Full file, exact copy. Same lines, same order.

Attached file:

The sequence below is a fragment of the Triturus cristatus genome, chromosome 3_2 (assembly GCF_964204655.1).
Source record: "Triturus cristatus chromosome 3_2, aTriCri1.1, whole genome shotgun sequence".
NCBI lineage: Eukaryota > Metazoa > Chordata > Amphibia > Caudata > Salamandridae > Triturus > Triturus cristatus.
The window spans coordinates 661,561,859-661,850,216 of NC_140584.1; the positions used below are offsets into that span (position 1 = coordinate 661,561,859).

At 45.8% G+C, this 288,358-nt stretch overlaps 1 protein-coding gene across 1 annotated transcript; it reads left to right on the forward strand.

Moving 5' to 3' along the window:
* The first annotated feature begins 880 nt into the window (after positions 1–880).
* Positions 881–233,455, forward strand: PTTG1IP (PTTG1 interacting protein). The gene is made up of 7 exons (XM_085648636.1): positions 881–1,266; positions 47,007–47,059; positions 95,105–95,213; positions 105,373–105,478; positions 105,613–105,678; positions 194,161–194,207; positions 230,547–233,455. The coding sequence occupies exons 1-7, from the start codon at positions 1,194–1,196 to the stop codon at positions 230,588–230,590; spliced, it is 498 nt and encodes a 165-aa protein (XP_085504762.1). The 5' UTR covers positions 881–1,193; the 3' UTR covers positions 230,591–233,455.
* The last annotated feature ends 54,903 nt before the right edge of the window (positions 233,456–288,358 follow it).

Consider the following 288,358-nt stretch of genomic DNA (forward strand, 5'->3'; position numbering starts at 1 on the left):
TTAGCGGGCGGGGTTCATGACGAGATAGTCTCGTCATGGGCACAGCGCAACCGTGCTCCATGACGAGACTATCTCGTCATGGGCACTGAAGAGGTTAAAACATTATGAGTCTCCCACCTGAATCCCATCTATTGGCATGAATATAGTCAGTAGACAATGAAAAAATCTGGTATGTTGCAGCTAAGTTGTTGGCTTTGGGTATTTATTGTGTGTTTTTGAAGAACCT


The sequence below is a fragment of the Triturus cristatus genome, chromosome 3_2 (assembly GCF_964204655.1).
Source record: "Triturus cristatus chromosome 3_2, aTriCri1.1, whole genome shotgun sequence".
NCBI lineage: Eukaryota > Metazoa > Chordata > Amphibia > Caudata > Salamandridae > Triturus > Triturus cristatus.
The window spans coordinates 661,561,859-661,850,216 of NC_140584.1; the positions used below are offsets into that span (position 1 = coordinate 661,561,859).

At 45.8% G+C, this 288,358-nt stretch overlaps 1 protein-coding gene across 1 annotated transcript; it reads left to right on the forward strand.

Moving 5' to 3' along the window:
* The first annotated feature begins 880 nt into the window (after positions 1–880).
* Positions 881–233,455, forward strand: PTTG1IP (PTTG1 interacting protein). The gene is made up of 7 exons (XM_085648636.1): positions 881–1,266; positions 47,007–47,059; positions 95,105–95,213; positions 105,373–105,478; positions 105,613–105,678; positions 194,161–194,207; positions 230,547–233,455. The coding sequence occupies exons 1-7, from the start codon at positions 1,194–1,196 to the stop codon at positions 230,588–230,590; spliced, it is 498 nt and encodes a 165-aa protein (XP_085504762.1). The 5' UTR covers positions 881–1,193; the 3' UTR covers positions 230,591–233,455.
* The last annotated feature ends 54,903 nt before the right edge of the window (positions 233,456–288,358 follow it).

Consider the following 288,358-nt stretch of genomic DNA (forward strand, 5'->3'; position numbering starts at 1 on the left):
TTAGCGGGCGGGGTTCATGACGAGATAGTCTCGTCATGGGCACAGCGCAACCGTGCTCCATGACGAGACTATCTCGTCATGGGCACTGAAGAGGTTAAAACATTATGAGTCTCCCACCTGAATCCCATCTATTGGCATGAATATAGTCAGTAGACAATGAAAAAATCTGGTATGTTGCAGCTAAGTTGTTGGCTTTGGGTATTTATTGTGTGTTTTTGAAGAACCT